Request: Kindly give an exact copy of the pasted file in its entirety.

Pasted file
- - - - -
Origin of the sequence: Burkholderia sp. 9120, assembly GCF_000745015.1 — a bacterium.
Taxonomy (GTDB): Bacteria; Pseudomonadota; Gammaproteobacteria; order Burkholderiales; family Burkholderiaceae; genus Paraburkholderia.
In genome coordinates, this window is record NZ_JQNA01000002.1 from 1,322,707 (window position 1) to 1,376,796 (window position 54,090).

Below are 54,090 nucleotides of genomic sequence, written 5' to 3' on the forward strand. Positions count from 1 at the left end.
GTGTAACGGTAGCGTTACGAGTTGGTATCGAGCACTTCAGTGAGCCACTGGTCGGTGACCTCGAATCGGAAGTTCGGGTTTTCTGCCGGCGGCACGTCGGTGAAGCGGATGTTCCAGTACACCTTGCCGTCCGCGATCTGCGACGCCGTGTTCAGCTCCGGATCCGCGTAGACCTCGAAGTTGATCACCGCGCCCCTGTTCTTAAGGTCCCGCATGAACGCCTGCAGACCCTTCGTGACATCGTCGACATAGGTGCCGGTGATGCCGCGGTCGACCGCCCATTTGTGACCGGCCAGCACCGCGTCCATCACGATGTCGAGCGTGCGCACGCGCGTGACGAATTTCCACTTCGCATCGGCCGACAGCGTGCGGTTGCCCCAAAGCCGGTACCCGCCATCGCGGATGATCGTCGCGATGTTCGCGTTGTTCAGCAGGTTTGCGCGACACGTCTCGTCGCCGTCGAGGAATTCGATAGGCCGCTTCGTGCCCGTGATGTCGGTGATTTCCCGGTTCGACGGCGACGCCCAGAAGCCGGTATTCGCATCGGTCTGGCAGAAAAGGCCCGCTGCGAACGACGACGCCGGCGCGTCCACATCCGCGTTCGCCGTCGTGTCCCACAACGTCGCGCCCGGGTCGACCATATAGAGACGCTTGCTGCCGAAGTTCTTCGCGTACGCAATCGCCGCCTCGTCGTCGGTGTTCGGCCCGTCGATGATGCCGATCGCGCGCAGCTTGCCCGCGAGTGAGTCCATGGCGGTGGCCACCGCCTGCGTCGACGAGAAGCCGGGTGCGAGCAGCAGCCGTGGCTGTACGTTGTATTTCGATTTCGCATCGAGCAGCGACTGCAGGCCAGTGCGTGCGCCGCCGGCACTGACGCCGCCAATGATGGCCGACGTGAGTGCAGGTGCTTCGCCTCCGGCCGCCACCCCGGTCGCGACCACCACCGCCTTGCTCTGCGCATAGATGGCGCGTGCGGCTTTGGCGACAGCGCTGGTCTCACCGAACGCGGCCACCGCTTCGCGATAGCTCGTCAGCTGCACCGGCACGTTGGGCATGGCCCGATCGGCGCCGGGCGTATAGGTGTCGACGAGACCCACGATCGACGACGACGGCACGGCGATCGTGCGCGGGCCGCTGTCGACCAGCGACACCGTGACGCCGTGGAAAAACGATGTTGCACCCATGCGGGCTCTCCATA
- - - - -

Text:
Origin of the sequence: Burkholderia sp. 9120, assembly GCF_000745015.1 — a bacterium.
Taxonomy (GTDB): Bacteria; Pseudomonadota; Gammaproteobacteria; order Burkholderiales; family Burkholderiaceae; genus Paraburkholderia.
In genome coordinates, this window is record NZ_JQNA01000002.1 from 1,322,707 (window position 1) to 1,376,796 (window position 54,090).

Below are 54,090 nucleotides of genomic sequence, written 5' to 3' on the forward strand. Positions count from 1 at the left end.
GTGTAACGGTAGCGTTACGAGTTGGTATCGAGCACTTCAGTGAGCCACTGGTCGGTGACCTCGAATCGGAAGTTCGGGTTTTCTGCCGGCGGCACGTCGGTGAAGCGGATGTTCCAGTACACCTTGCCGTCCGCGATCTGCGACGCCGTGTTCAGCTCCGGATCCGCGTAGACCTCGAAGTTGATCACCGCGCCCCTGTTCTTAAGGTCCCGCATGAACGCCTGCAGACCCTTCGTGACATCGTCGACATAGGTGCCGGTGATGCCGCGGTCGACCGCCCATTTGTGACCGGCCAGCACCGCGTCCATCACGATGTCGAGCGTGCGCACGCGCGTGACGAATTTCCACTTCGCATCGGCCGACAGCGTGCGGTTGCCCCAAAGCCGGTACCCGCCATCGCGGATGATCGTCGCGATGTTCGCGTTGTTCAGCAGGTTTGCGCGACACGTCTCGTCGCCGTCGAGGAATTCGATAGGCCGCTTCGTGCCCGTGATGTCGGTGATTTCCCGGTTCGACGGCGACGCCCAGAAGCCGGTATTCGCATCGGTCTGGCAGAAAAGGCCCGCTGCGAACGACGACGCCGGCGCGTCCACATCCGCGTTCGCCGTCGTGTCCCACAACGTCGCGCCCGGGTCGACCATATAGAGACGCTTGCTGCCGAAGTTCTTCGCGTACGCAATCGCCGCCTCGTCGTCGGTGTTCGGCCCGTCGATGATGCCGATCGCGCGCAGCTTGCCCGCGAGTGAGTCCATGGCGGTGGCCACCGCCTGCGTCGACGAGAAGCCGGGTGCGAGCAGCAGCCGTGGCTGTACGTTGTATTTCGATTTCGCATCGAGCAGCGACTGCAGGCCAGTGCGTGCGCCGCCGGCACTGACGCCGCCAATGATGGCCGACGTGAGTGCAGGTGCTTCGCCTCCGGCCGCCACCCCGGTCGCGACCACCACCGCCTTGCTCTGCGCATAGATGGCGCGTGCGGCTTTGGCGACAGCGCTGGTCTCACCGAACGCGGCCACCGCTTCGCGATAGCTCGTCAGCTGCACCGGCACGTTGGGCATGGCCCGATCGGCGCCGGGCGTATAGGTGTCGACGAGACCCACGATCGACGACGACGGCACGGCGATCGTGCGCGGGCCGCTGTCGACCAGCGACACCGTGACGCCGTGGAAAAACGATGTTGCACCCATGCGGGCTCTCCATA